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Americans Gorge on Slogans: O'Kane Shows, More Than Tells

The public demurs from facing reality and accepting measures that might fix the problems, based on a misplaced--and manipulated--appreciation of self-reliance and freedom, O'Kane explains and illustrates.
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A cornucopia of political platitude is the American opiate of the moment, drawing a hazy veil over American injustice and inequity. That is the thrust of John O'Kane's just-out book: A People's Manifesto, available now on Amazon. But like many good writers, O'Kane shows, rather than tells.

O'Kane (a distinguished professor, author and magazine publisher) makes his point journalistically by reporting his vivid conversations with residents of Long Beach, CA (his current home). Those talks animate O'Kane's case, illustrating how and why the public will often refrain from recognizing the severe impact that political cronyism and special-interest control are having over the financial sector and economy as a whole. The public demurs from facing reality and accepting measures that might fix the problems, based on a misplaced -- and manipulated -- appreciation of self-reliance and freedom, O'Kane explains and illustrates.

The economic troubles that Americans face are compounded by the sharp rise in college tuitions. Unfortunately, that phenomenon will have economic and cultural consequences far into the future. But as one of O'Kane's Long Beach residents put it, the public is not going to launch general strikes when tuition goes up. "America is not Brazil," she told O'Kane.

Indeed, it is not. And unfortunately, Americans' commitment to personal responsibility and freedom is being harnessed and manipulated to sad effect. O'Kane marvels at the public's reticence to appreciate the injustice of the status quo when it was laid bare during the 2008 financial crisis, and its aftermath. Executives led financial institutions to disastrous ruin but got a government bailout. Of course, the big wigs recklessly over-leveraged the banks and pocketed millions and billions in the windfall before the collapse. The crisis these institutions generated had a profound impact on the middle class and the poor.

According to O'Kane, many Americans don't want to question the fairness of it all, for fear they will not look self-reliant enough. Many of the people that O'Kane interviews are just too alienated from the political process or duped by sloganeering to recognize how and why they've been jeopardized. He writes:

"Not since the Great Depression had the system been so exposed, offering a strikingly transparent view of how it really works. Admittedly not many have been prosecuted for crimes pertaining to the financial meltdown, the numerous scandals, the sub-prime loan debacle, insider-trading scams, all of which pointed to serious flaws in the financial system. But it couldn't capitalize. Watching the corporate elite amass ever more piles of wealth during a crisis that won't go away, while the plight of the victims barely changes, is worth a prestigious education in economic history."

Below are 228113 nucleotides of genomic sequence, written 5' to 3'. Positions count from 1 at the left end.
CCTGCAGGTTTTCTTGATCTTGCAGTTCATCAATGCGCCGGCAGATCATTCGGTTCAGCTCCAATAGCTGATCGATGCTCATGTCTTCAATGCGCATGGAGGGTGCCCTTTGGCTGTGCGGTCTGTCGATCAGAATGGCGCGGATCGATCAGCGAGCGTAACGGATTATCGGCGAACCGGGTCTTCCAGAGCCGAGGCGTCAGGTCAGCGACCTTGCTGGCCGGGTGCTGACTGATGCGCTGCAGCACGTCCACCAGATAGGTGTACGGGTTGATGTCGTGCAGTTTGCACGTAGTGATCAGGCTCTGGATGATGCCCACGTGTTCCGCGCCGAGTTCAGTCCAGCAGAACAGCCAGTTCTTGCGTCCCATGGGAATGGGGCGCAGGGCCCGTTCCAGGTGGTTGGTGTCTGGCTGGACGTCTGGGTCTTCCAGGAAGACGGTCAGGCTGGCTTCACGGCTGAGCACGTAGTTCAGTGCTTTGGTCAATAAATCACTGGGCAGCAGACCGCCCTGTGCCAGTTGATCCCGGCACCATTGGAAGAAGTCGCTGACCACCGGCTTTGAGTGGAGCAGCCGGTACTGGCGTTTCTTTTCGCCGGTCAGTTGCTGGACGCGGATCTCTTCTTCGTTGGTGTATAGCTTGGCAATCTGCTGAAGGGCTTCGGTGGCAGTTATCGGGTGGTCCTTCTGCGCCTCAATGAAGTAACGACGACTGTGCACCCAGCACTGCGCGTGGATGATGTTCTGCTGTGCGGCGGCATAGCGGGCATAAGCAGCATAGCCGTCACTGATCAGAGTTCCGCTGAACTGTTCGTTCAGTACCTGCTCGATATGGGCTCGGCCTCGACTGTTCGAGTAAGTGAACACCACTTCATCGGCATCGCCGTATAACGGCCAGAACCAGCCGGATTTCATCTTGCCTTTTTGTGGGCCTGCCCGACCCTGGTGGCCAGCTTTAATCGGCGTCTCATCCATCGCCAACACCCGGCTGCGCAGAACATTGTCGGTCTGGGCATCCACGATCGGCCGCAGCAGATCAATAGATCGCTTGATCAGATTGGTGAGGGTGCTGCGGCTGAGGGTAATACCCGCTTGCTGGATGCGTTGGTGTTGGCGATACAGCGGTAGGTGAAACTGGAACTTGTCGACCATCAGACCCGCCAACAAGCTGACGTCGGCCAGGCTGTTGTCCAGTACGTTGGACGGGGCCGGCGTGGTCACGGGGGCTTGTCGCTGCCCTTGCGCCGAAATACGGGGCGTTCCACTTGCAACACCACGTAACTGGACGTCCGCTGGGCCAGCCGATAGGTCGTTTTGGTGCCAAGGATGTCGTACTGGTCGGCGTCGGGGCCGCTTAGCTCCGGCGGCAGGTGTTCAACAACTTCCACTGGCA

Just as importantly, the "owners of the narrative," as O'Kane puts it, have been successful in promoting a misallocated honoring of freedom. The principle of freedom strikes a chord with many Americans -- as it should. But an abiding respect for freedom, and even a preference for free markets, should not obscure the need for anti-trust action when it is appropriate. Indeed, much of the public sees the market and market forces as something close to acts of nature --there are ups, there are downs and nothing much can control them. But of course, governments can and do step in and exert some control over those forces.

What's more, much of the market isn't as free as it seems anyway. There are often corporate subsidies underwriting success. Indeed, during the health-care reform debate, many Americans scarcely seemed to understand that there was no free market in health care to begin with. Given existing government programs -- coupled with legislation that prevents the government from negotiating with pharmaceutical companies even when it buys drugs in massive quantities -- big pharma has become insulated and protected from the vicissitudes of the market. It is a built-in bailout that never stops giving. As O'Kane notes, the confusion was made clear by a Tea Party member who urged the government to stay out of his Medicare!

Sadly, to many people, to acknowledge those subsidies is to deny the power and integrity of the American Dream -- a near treasonous position. And the Dream these days, is all about cash. As O'Kane puts it:

"Winning has become a virtually erotic passion expressed in images, words, and strings of empty slogans used by cheerleaders to beef up talking points and justify myths that mask as concepts. All anyone has to do is say the word, mention "liberty" or "freedom," and no discussion or explanation is needed. This makes it easier to monopolize wealth and opportunity behind the scenes. It gives powerful players license to do what they want to maximize their freedom, while freedom for others is minimized."

It seems as if Americans are vicariously in thrall of winning at any price (even when it hurts them personally) rather than improving transparency and fostering equal opportunity. Still, change could come at the local level, piece by piece, issue by issue, as O'Kane delineates with insight, sobriety and intelligence.

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